Benny and Nix watched from thirty feet away. They were in shadows and hidden behind a cracked boulder. Benny pointed to the tent Joey had come out of. Every time the wind blew, the flap opened, and they could see part of Vin Trang’s face.

  “That’s it,” Benny said in an urgent whisper. “That’s how we’re going to create part one of our diversion. ” He quickly told Nix what he had in mind.

  “How are you going to get past Vin?”

  “I’ll think of something. ”

  “Okay, but we also have to get Charlie and the Hammer away from the pen,” said Nix, her mouth right against his ear, so that he could hear through the storm.

  He nodded. The storm was complicating things. Half an hour ago most of the men were in their tents; now everybody was running around. He grumbled about it, but Nix shook her head. “Maybe Vin will come out of his tent too. ”

  “Yeah. Maybe. ”

  “Where’s Lilah? Shouldn’t she be back by now?”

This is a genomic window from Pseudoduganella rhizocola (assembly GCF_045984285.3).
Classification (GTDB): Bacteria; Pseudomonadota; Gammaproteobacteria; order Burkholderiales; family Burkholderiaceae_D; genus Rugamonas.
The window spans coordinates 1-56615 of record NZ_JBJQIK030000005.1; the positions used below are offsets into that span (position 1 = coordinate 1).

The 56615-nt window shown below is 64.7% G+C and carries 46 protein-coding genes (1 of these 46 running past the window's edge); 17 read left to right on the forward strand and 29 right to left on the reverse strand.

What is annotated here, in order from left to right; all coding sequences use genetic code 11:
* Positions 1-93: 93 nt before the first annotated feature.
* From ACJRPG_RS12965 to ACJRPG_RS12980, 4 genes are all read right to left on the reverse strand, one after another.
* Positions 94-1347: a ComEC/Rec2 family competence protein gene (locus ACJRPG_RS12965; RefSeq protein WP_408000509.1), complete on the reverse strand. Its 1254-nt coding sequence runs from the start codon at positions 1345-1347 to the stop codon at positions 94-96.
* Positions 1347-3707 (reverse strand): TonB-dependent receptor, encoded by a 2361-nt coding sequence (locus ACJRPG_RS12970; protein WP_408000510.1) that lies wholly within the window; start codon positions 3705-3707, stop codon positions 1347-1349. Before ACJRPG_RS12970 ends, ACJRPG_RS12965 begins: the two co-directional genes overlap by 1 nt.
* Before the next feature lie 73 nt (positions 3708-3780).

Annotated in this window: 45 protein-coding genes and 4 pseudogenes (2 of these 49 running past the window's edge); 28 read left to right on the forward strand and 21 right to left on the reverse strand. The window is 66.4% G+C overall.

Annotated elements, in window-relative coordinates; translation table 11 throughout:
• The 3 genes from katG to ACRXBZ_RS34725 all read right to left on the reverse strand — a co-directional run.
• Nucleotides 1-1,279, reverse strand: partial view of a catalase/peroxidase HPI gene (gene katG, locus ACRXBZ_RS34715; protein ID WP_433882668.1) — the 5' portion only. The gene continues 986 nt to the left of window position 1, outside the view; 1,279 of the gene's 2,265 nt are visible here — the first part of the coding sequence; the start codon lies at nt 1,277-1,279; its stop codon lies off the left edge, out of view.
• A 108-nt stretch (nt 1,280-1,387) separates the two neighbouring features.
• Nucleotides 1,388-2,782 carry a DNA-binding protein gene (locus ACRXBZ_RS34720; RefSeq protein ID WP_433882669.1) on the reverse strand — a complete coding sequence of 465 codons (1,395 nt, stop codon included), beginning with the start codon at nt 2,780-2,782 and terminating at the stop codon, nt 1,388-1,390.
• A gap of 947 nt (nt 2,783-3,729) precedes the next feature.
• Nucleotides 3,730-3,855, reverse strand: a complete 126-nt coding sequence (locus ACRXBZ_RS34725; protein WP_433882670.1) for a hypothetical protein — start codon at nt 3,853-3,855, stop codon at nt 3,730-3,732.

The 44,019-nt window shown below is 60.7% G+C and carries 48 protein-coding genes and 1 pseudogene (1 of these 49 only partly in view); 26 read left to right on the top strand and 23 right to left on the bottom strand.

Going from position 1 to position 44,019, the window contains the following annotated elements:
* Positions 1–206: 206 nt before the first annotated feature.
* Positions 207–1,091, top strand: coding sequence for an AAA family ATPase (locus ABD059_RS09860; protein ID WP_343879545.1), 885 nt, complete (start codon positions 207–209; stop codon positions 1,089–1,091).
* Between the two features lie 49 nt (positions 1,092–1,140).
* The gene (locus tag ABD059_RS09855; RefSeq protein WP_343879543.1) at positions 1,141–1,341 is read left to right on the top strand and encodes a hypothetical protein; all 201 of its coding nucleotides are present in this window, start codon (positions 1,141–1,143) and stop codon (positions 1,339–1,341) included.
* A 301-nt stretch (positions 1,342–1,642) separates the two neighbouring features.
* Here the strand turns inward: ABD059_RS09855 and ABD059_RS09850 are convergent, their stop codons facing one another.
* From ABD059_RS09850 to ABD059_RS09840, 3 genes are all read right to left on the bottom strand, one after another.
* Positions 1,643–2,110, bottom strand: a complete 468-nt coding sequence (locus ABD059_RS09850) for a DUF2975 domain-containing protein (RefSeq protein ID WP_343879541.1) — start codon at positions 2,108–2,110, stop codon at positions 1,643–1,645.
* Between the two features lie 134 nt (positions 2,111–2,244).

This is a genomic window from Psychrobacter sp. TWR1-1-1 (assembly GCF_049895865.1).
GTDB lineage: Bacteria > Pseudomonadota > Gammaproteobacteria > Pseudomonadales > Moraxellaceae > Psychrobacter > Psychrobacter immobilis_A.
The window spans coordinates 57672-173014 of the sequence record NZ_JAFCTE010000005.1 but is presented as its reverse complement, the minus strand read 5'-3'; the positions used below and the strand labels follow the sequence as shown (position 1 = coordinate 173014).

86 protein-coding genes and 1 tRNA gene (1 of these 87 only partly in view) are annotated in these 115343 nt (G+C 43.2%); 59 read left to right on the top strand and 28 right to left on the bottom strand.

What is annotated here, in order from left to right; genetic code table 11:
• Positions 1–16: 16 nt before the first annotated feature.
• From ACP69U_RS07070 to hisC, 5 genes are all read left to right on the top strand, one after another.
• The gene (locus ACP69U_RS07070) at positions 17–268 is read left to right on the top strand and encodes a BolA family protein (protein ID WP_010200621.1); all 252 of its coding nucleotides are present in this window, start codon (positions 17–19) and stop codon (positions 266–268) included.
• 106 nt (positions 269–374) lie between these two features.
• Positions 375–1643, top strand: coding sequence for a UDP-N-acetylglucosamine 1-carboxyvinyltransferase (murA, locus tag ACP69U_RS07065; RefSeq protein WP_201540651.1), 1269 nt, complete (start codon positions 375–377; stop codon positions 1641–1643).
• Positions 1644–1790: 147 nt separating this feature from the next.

“Give her time,” said Benny, but in truth he was starting to worry. Lilah should have been back twenty minutes ago. He began to get a sinking feeling about whether she would be coming back at all.

  The wind began to slacken, and they looked up to see that the dense black cloud cover was now a swirling gray blue.

  “Oh come on, man,” Benny said despairingly. “Can you try and cut us one frigging break? I mean, really … just one?”

  A fat raindrop splatted him right in the eye.

  Just the one.

  Benny quietly cursed as he wiped his eye clear. He and Nix turned and looked at the camp. The bounty hunters were laughing now, bending to pick up their scattered possessions, making rude jokes about Mother Nature. The kids in the pen cringed together. Benny leaned as far forward as he could, almost coming out of the shadows, trying to get a handle on their next move.